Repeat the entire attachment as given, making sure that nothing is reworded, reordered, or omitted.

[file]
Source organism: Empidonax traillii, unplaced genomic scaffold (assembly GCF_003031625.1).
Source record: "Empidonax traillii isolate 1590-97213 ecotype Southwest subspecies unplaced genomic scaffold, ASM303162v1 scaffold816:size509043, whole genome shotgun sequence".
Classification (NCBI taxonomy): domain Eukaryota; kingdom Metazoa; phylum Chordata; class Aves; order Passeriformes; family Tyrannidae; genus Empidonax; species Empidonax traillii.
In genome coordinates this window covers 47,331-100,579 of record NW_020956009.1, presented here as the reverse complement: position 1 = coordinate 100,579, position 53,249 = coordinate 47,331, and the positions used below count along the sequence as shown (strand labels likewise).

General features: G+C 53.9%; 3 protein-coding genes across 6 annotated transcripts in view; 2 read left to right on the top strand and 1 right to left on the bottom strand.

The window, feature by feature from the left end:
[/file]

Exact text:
Source organism: Empidonax traillii, unplaced genomic scaffold (assembly GCF_003031625.1).
Source record: "Empidonax traillii isolate 1590-97213 ecotype Southwest subspecies unplaced genomic scaffold, ASM303162v1 scaffold816:size509043, whole genome shotgun sequence".
Classification (NCBI taxonomy): domain Eukaryota; kingdom Metazoa; phylum Chordata; class Aves; order Passeriformes; family Tyrannidae; genus Empidonax; species Empidonax traillii.
In genome coordinates this window covers 47,331-100,579 of record NW_020956009.1, presented here as the reverse complement: position 1 = coordinate 100,579, position 53,249 = coordinate 47,331, and the positions used below count along the sequence as shown (strand labels likewise).

General features: G+C 53.9%; 3 protein-coding genes across 6 annotated transcripts in view; 2 read left to right on the top strand and 1 right to left on the bottom strand.

The window, feature by feature from the left end: